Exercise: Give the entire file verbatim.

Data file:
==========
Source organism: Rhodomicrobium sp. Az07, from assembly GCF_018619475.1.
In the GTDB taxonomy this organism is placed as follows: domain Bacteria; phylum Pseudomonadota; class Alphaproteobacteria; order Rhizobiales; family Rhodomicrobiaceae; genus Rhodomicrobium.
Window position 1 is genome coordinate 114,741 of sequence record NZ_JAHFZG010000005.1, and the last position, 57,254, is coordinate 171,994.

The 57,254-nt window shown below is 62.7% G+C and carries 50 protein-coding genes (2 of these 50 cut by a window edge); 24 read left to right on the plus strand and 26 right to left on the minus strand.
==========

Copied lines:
Source organism: Rhodomicrobium sp. Az07, from assembly GCF_018619475.1.
In the GTDB taxonomy this organism is placed as follows: domain Bacteria; phylum Pseudomonadota; class Alphaproteobacteria; order Rhizobiales; family Rhodomicrobiaceae; genus Rhodomicrobium.
Window position 1 is genome coordinate 114,741 of sequence record NZ_JAHFZG010000005.1, and the last position, 57,254, is coordinate 171,994.

The 57,254-nt window shown below is 62.7% G+C and carries 50 protein-coding genes (2 of these 50 cut by a window edge); 24 read left to right on the plus strand and 26 right to left on the minus strand.